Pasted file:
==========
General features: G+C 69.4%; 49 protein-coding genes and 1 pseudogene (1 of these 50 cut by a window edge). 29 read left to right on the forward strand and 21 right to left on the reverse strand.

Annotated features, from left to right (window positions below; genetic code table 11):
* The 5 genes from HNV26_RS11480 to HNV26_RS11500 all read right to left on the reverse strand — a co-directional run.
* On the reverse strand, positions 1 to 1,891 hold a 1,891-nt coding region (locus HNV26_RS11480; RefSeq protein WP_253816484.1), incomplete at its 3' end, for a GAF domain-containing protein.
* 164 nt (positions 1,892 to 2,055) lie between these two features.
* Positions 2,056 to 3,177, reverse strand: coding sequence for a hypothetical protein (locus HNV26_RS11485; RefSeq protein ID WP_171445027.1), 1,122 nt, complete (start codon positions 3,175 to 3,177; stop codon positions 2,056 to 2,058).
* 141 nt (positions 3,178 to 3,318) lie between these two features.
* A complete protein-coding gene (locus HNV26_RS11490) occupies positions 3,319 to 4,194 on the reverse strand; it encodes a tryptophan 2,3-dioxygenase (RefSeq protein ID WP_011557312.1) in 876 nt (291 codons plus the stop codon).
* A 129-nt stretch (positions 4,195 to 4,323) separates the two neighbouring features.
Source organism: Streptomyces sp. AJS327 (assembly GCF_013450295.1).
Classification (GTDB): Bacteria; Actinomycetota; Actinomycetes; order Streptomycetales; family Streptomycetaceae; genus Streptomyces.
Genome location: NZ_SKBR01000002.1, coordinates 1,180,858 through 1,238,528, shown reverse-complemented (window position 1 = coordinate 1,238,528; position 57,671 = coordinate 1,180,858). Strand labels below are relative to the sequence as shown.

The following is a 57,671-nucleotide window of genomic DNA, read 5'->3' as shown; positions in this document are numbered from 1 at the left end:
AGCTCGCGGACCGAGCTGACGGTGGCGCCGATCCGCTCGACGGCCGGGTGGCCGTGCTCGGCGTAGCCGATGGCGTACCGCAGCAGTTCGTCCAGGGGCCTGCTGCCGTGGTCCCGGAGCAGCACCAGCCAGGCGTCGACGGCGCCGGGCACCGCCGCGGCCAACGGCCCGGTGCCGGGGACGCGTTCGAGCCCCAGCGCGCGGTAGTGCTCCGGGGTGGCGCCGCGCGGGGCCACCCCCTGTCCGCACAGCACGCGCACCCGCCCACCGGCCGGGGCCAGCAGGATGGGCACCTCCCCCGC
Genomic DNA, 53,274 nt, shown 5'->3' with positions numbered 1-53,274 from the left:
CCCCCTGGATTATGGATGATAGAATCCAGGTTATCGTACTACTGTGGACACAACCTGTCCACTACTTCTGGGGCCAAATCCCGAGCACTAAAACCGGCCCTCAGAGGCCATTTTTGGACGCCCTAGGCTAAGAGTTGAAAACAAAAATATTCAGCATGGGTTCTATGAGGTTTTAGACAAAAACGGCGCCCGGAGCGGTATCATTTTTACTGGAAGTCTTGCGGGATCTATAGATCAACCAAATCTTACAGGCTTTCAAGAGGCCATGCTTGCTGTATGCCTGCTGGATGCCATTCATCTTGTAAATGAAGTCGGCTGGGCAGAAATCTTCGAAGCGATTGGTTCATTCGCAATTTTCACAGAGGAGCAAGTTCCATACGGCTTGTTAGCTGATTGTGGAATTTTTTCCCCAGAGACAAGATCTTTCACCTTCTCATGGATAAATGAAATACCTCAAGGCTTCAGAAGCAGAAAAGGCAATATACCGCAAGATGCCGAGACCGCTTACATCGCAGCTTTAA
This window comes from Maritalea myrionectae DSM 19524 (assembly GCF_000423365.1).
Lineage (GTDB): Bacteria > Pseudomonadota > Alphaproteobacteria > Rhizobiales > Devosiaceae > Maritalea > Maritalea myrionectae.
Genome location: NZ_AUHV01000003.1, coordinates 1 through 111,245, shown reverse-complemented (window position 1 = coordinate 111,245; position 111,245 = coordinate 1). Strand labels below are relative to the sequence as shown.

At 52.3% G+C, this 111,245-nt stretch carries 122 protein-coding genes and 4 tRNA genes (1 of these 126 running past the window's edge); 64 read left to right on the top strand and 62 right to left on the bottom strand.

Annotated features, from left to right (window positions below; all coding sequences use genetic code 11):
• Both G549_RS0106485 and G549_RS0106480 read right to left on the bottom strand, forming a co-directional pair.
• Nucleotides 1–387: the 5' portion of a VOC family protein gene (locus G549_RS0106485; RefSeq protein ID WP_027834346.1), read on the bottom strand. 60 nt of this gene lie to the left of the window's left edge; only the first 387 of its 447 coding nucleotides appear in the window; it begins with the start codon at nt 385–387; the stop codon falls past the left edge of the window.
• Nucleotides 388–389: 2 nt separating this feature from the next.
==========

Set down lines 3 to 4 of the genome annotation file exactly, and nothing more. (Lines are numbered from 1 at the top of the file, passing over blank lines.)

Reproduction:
* The 5 genes from HNV26_RS11480 to HNV26_RS11500 all read right to left on the reverse strand — a co-directional run.
* On the reverse strand, positions 1 to 1,891 hold a 1,891-nt coding region (locus HNV26_RS11480; RefSeq protein WP_253816484.1), incomplete at its 3' end, for a GAF domain-containing protein.